You may be forewarned, or you may be surprised when you first walk in. There they are: a panel of people waiting to interview you for a job. Your first instinct may be to panic; not only do you have to impress one interviewer, but several of them! But there are definite advantages to being interviewed by multiple people at once. The tips below will help you successfully navigate a panel interview while keeping your poise and sanity in check.
Skip the fluff. With one-on-one interviews, you have more of a chance to develop a relationship with your interviewer wherein you may begin to get a sense of what he or she wants to hear. The good news/bad news situation with a panel is that your success depends more on your job-related abilities than owning the same breed of dog as the boss. When they're comparing notes afterward, panel members will tend to focus more fully on your qualifications, skills, and presentation.
Spread the love. It’s tempting to focus more on the person who seems to be a softer touch. If one person on the panel is smiling and nodding encouragement, who wouldn’t want to talk directly to her? But it’s important that you make eye contact as equally as possible with all of the interviewers. Start and end your answer by making eye contact with the person who asked the question, but during the course of your response, look at the others present. Also, unless the panel is made up of 10 people, make an effort to remember and use their names when speaking to them.
Take notes. Many people forget to bring a notepad to an interview, but it’s especially important to do so when you’re being interviewed by a panel. Not only can you surreptitiously jot their names down for future reference, but you can take notes on things that you’d like to remember or bring up later. When you’re facing questions and information from several people, it’s particularly difficult to remember who said what or what you want to follow up on. Taking notes makes you look organized and interested. Just remember to look up occasionally!
Investigate the company. If you know ahead of time who will be interviewing you, research their positions, responsibilities, and the work of their departments. You’ll be more comfortable going in, and they’ll be impressed at your knowledge. It’s also important to gather as much information as possible about the company in general because what one of them doesn’t think to ask (to gage your familiarity), another one will.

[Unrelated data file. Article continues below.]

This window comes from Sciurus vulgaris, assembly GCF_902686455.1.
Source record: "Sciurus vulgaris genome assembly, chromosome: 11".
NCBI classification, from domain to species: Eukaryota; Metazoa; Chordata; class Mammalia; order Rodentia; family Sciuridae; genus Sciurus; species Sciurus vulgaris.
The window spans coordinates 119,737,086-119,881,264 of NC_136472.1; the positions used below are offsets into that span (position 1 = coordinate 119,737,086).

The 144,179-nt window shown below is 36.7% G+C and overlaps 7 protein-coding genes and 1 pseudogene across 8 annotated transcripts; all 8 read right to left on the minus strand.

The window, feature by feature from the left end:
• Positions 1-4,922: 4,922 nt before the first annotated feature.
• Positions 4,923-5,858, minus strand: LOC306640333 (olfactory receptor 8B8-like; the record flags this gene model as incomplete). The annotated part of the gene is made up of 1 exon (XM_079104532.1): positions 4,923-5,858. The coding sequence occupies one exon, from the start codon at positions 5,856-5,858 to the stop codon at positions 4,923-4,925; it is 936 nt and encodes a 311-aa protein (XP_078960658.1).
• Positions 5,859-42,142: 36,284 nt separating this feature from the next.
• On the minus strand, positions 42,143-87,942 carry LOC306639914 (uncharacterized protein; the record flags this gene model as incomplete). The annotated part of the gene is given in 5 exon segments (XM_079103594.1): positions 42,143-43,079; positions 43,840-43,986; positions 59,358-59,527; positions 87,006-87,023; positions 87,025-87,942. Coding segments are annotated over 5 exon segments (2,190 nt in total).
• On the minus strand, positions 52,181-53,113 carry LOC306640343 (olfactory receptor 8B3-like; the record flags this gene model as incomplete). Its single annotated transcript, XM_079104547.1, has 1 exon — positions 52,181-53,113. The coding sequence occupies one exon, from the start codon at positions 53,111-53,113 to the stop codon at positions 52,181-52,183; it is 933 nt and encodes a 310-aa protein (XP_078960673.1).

Take your time. Being interviewed by multiple people may mean that questions will be fired at you more quickly. Make sure that you take time to consider your answer before blurting out something awful just to keep up with their pace. A few seconds to gather your thoughts is perfectly acceptable no matter how rapid-fire their questions are.
Focus your own questions. Just like any other type of interview, you’ll be given the opportunity to ask questions. When you ask, try to focus on one person—preferably the person you believe can best answer your specific question. Even if you’re not sure who that is, pick one person and ask. Otherwise, you’ll going to look like a distracted poodle trying to make eye contact with everyone at once.
Pay attention to interaction. One of the benefits of a panel interview for applicants is that it provides a snapshot of the company. The panel members are likely to be executives, and the upper echelon sets the tone for the entire firm. So look for signs that they’re respectful of each other and knowledgeable about the company’s needs. If potential colleagues are on the panel, think about whether you can see yourself working with them on a day-to-day basis.
Thank them individually. When you send post-interview thank you notes (you do send them, right?), make sure to write a separate note to each interviewer thanking her for her time and reiterating your interest in the position.
Jason Kay recommends you learn more job search advice at JobGoRound.com, including resume service reviews, cover letter writing, and interviewing tips.